3. Tech4Singers says:

    That’s an excellent idea and it’s a topic I’ve considered blogging about, as I read another blog post a while back about an orchestra player whose conductor was resistant to her using the iPad, although he couldn’t give a reason when asked. What kinds of complaints did people have, in addition to “the audience will notice it”?

    • Some random complaints from idiots^H^H^H^H^H^H members of the chorus…
      1. There is a glare reflecting off it into my eyes.
      2. It’s distracting to me to see you using it. (Really??????)
      3. You will stand out in the chorus as not looking uniform with the rest. If we don’t all have it, then none of us should have it. (my response there is that while the women all wear black, they don’t wear the exact same outfit, and the guys don’t all wear the same design tux.)
      4. What if your battery dies or it breaks? (My response is “I’ll sing the rest from memory. 🙂
      5. I see you checking your email when you should be paying attention. (ok, that one is on me)

      I am sure there are others, but these are the ones that come to mind.

      • Tech4Singers says:

        <eyeroll> 😉 Wow, glad I never had to deal with that. Well, those are all addressable, so I’ll take a crack at it in a future post or tutorial.

        About customizing the menu bar – I like it, especially since I have always thought that stamps should have their own button and not be buried in the “Draw” drawer. And I’d like more shortcut gestures and actions – maybe even assign gestures to specific stamps/markings.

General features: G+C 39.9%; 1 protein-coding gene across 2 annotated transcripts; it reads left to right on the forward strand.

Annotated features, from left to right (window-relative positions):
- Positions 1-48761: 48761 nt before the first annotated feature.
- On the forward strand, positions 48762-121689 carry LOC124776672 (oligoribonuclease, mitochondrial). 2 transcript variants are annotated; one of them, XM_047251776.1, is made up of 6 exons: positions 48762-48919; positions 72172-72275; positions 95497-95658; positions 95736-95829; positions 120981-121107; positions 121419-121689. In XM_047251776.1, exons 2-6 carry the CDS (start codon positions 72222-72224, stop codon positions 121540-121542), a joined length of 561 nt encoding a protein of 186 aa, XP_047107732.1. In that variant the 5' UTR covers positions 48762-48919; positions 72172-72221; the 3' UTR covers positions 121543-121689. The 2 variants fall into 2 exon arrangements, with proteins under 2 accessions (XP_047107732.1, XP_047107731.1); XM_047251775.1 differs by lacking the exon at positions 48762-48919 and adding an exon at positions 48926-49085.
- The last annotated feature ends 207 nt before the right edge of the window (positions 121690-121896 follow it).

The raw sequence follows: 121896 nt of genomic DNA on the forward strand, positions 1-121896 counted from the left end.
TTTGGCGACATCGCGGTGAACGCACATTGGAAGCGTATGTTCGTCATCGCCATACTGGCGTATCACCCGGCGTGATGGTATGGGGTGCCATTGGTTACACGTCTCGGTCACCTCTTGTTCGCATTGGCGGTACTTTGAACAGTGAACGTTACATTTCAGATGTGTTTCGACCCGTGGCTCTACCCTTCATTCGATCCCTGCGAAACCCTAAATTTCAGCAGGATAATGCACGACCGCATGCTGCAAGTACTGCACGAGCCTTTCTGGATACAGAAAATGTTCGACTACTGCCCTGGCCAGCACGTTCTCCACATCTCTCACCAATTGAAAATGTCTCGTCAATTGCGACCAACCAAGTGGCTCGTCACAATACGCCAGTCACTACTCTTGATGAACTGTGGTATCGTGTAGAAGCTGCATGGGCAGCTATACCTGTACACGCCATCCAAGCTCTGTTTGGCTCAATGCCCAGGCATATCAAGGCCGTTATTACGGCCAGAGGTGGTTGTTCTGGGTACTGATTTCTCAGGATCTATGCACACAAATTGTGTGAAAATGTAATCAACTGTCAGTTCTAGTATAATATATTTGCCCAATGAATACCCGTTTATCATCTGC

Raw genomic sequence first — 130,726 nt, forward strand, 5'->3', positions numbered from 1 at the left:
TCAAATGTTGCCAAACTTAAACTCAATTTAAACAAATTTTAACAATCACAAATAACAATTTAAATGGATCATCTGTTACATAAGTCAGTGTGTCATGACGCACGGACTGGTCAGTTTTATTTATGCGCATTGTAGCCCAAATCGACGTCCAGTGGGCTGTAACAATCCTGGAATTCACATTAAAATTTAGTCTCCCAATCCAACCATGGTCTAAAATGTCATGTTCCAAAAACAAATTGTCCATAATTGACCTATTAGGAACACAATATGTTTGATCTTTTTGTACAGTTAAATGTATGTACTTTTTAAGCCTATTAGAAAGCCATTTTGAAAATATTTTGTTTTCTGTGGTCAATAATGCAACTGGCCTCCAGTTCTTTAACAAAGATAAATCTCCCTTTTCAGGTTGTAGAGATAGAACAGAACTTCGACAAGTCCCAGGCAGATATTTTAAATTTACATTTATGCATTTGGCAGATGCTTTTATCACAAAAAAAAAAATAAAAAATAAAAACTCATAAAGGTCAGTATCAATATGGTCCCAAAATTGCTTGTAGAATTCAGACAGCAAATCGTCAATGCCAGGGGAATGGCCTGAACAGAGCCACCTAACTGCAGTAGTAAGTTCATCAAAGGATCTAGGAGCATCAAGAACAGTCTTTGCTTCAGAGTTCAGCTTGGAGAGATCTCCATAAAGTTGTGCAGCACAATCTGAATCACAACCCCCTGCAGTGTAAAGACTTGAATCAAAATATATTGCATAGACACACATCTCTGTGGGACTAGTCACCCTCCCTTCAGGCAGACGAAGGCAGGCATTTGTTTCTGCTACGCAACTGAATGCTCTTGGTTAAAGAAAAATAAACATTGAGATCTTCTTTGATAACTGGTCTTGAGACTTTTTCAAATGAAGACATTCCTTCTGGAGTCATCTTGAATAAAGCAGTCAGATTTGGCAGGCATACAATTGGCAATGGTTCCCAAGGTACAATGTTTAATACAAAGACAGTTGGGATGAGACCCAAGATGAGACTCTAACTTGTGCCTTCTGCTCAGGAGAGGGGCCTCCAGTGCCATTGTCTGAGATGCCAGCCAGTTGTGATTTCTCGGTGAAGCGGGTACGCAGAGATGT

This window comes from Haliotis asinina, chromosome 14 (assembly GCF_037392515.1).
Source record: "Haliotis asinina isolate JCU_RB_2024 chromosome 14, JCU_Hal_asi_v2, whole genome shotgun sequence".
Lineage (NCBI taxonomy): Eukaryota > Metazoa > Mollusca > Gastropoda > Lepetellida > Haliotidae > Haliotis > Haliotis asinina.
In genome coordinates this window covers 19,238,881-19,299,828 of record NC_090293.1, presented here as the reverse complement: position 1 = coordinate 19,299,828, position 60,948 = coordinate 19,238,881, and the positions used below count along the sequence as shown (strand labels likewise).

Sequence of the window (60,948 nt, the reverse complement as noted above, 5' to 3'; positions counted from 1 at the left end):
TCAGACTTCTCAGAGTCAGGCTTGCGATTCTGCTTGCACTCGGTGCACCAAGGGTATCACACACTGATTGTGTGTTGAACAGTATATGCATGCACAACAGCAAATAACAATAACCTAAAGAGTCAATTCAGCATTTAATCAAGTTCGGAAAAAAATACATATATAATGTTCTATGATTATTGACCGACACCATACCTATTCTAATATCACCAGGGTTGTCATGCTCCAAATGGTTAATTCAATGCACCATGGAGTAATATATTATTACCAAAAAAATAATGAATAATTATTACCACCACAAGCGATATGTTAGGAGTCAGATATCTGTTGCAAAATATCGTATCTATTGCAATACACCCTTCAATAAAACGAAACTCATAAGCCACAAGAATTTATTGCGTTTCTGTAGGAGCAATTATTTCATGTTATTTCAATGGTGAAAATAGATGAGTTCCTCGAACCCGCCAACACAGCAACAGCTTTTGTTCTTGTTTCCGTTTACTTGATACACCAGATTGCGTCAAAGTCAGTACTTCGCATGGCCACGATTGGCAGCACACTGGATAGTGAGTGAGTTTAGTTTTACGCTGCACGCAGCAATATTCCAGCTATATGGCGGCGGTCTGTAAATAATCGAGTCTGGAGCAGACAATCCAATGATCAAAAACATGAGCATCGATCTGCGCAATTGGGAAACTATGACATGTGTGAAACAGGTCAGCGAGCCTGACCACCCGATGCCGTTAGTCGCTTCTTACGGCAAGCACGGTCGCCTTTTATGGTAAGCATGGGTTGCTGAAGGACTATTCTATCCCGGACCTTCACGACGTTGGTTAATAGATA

4. Matt says:

    Personally, I’d say something on doing repeats. Using the link feature is great for people who have a hand free and don’t use a foot pedal, whereas the page duplication feature is good for musicians whose hands are occupied.

    You could also mention setlist sharing, since it’s new – it’s a great tool, and I have visions of it being used in ensemble settings…

    • Tech4Singers says:

      Thanks, Matt – I’m adding repeats/rearrange and setlist sharing to my tutorial topic list. The active Bluetooth stylus thing is intriguing too. I wish the forScore devs would start a support forum so that the user community could put their heads together and suggest ideas like this. I should ask them sometime.

      • By far, the best suggestion for forScore that I could think of would be to let me customize the menu bar. I’d love to put a buttons there for the pencil tool, the breath stamp and the slur stamp. 1 touch access to the items that I use the most.

  5. What about dealing with all the PDF files and organizing them/backing them up/accessing them when they are NOT on our iPads?

    • Tech4Singers says:

      Oh boy, Paul, I’m not sure I have that problem entirely licked myself! But I can certainly share my own (however imperfect) system and what I’ve seen others do.